specific regression coefficient in a given neighbourhood
E
Nc
= shrunken difference between the city SBP mean
and the neighbourhood SBP mean for individuals with a BMI
equal to 25. See our previous related paper for an explanation
of the concept of shrunken residual.
15
Neighbourhood mean and slope differences
(intercept and slope variances between
neighbourhoods)
In model 3, aside from the neighbourhood differences in
mean SBP (that is, the intercept variance V
Nc
), each
neighbourhood has its own regression coefficient for the
association between BMI and SBP, and each neighbourhood
coefficient deviates from the city mean regression coefficient
(b
2C
) by a residual amount (E
NBMI
). This slope variability is
measured by the slope variance (V
NBMI
). In MLRA, this
procedure is called random slope analysis or random cross
level interaction analysis. It suggests that the neighbourhood
context modifies the individual level association between
BMI and SBP. A graphic illustration of random slopes is
presented in figure 2, where it may be seen that the slope of
the association between BMI and SBP is steeper in some
neighbourhoods than in others.
Correlation between the intercept and slope
residuals
It may occur that in those neighbourhoods with a high
mean SBP (a high intercept residual value), the slope of
the association between BMI and SBP is steeper (the
residual value for the slope is higher). We can express this
connection as a coefficient of correlation according to
equation 6:
160
155
150
145
140
135
130
125
120
115
110
105
100
40
(+15)
Noncentred BMI
Centred BMI
Body mass index (kg/m
2
)
The intercept variance would be
the neighbourhood variance for
people with a BMI equal to 0 if
BMI was not centred
Intercept variance:
Neighbourhood variance for
people with centred BMI
equal to 0 kg/m
2
that
corresponds with a noncentred
BMI of 25 kg/m
2
Systolic blood pressure (mm Hg)
35
(+10)
30
(+5)
0
(–25)
20
(–5)
25
(0)
Figure 4 The figure represents a case
in which the intercept variance is zero
(on the dotted line at BMI equal to
25 kg/m
2
). However, because of
random slopes, even if the variance is
zero for the intercept, the variance is
very large for people with a BMI of
35 kg/m
2
(the dotted line at BMI equal
to 35 kg/m
2
). Centring the variables on
the city BMI mean ensures that the
neighbourhood intercept variance can
be directly interpreted. This figure
shows that, if the BMI was not centred
on its mean of 25 kg/m
2
, the intercept
variance would correspond to people
with a BMI equal to 0 kg/m
2
, who
obviously do not exist. The regression
lines have been prolonged as dotted
lines to represent the intercept variance
if the BMI was not centred.
1 Note however that individual variables like BMI may be in the causal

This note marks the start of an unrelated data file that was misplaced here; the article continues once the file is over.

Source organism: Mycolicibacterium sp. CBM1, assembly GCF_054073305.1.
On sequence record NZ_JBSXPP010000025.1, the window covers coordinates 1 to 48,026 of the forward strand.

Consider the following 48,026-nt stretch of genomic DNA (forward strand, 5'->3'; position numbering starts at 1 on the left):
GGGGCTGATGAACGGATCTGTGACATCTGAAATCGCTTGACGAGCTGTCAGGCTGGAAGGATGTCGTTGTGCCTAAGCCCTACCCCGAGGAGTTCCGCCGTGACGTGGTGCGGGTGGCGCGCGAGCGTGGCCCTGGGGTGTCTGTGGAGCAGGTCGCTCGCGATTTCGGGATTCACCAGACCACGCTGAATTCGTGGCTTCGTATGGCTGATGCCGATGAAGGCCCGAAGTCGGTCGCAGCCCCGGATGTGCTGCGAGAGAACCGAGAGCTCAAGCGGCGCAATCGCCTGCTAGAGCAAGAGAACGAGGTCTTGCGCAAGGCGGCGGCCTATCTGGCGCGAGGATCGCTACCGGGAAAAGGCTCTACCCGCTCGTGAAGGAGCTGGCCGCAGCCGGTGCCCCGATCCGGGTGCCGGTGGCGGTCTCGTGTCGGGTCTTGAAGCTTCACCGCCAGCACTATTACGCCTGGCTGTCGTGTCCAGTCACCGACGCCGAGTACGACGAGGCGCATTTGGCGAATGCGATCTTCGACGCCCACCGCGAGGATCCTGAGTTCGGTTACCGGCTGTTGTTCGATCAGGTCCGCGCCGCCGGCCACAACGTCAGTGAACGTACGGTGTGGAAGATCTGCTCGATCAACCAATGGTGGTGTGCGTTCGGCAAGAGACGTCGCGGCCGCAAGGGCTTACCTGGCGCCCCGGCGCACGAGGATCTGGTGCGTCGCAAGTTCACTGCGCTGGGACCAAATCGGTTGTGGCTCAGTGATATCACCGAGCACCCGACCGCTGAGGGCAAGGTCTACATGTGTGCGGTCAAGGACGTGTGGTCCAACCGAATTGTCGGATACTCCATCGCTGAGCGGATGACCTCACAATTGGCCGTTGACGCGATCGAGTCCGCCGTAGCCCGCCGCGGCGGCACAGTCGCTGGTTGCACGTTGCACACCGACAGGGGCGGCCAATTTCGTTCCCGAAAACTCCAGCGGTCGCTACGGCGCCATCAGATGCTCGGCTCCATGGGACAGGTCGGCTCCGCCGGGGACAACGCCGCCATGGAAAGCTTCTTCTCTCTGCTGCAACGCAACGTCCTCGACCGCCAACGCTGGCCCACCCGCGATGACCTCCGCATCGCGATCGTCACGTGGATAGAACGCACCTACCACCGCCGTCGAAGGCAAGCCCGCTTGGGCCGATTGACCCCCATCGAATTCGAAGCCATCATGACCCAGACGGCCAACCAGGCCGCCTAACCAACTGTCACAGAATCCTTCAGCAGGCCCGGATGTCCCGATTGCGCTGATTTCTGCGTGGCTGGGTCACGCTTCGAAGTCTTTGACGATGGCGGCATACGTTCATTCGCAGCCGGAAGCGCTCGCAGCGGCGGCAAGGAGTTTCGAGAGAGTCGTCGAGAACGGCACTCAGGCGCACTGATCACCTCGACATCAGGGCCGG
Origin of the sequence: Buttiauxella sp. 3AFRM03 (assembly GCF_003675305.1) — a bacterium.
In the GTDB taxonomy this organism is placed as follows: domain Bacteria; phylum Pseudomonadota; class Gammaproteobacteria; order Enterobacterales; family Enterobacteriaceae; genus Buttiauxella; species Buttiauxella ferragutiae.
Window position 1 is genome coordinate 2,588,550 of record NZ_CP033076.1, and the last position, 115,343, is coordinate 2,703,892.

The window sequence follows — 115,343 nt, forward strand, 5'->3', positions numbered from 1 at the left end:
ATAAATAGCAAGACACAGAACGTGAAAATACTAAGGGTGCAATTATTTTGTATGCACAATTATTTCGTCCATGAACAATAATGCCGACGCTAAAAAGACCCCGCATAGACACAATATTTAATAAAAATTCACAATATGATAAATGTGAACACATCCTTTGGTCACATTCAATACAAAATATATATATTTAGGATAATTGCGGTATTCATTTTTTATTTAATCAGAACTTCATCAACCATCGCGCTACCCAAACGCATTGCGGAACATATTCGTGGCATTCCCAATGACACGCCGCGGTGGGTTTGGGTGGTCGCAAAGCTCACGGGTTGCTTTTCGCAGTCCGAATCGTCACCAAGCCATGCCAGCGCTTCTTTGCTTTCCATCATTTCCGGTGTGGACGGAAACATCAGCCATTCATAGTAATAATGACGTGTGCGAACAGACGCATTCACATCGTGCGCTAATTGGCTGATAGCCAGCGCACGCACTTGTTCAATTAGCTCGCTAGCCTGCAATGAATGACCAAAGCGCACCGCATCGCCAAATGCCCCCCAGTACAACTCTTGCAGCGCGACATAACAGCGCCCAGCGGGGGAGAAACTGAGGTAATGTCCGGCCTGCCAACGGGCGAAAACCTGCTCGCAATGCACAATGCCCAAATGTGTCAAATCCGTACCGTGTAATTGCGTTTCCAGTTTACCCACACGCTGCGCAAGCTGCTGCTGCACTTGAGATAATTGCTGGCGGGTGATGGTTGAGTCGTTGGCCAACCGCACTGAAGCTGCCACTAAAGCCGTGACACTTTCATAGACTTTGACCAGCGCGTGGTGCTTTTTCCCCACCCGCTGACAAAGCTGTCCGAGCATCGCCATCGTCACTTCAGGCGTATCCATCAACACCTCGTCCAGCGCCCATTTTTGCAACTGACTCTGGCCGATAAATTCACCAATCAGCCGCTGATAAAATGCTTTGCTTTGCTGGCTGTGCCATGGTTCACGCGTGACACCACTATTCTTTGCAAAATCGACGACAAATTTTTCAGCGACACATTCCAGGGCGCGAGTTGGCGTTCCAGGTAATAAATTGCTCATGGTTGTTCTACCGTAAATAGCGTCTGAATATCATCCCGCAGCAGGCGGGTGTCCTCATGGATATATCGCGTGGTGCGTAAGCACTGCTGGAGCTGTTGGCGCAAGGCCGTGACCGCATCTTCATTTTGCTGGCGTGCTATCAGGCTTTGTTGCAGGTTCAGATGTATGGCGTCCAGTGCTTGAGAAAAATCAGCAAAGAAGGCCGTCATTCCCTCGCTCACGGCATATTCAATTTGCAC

pathway between neighbourhood characteristics and individual differ
ences in SBP, so including BMI in the model may result in understating
the contribution of contextual influences to SBP. The interpretation of the
IPC therefore depends on the individual variables included in the model,
and on their hypothesised role (that is, confounding role, mediating
role).
Observe that the ICC was the same in the empty model and in the
model with individual variables. The inclusion of individual level
predictors reduced the individual and neighbourhood level variances
by the same amount proportionally, what was reflected in the IPC.
Conceptual phenomena in different groups of people 733
www.jech.com
where the variances (V
Nc
,V
NBMI
) and the covariance
between the intercept and slope residuals (Cov
(Nc)N(NBMI)
)
are parameters that are directly estimated by the multilevel
model.
Table 1 shows that the slope variance (V
NBMI
) is 0.11, the
intercept variance (V
Nc
) is 27.6, and the covariance between
the intercept and the slope residuals (Cov
(Nc)N(NBMI)
) is 0.93.
Using the estimates and applying equation 6 we find that
the correlation between the intercept and the slope is equal
to 0.53. Figure 3 illustrates this correlation and suggests that
on average BMI has a stronger impact on SBP (that is, the
slope of the association is steeper) in neighbourhoods with a
higher mean level of SBP (that is, a higher value of the
intercept).
Beyond the interest of examining whether an individual
level association varies between neighbourhoods, a relevant
reason to consider random slopes is to examine whether
neighbourhood differences in SBP have a different magni
tude among people with different characteristics. Figures 2
and 4 give a graphic illustration of this concept. In our study
model the neighbourhood variance now depends on indivi
dual BMI: it is no longer a single value as in models 1 and 2,
but a function of BMI. The figure 2 shows that there is more
neighbourhood variability in SBP among those who have a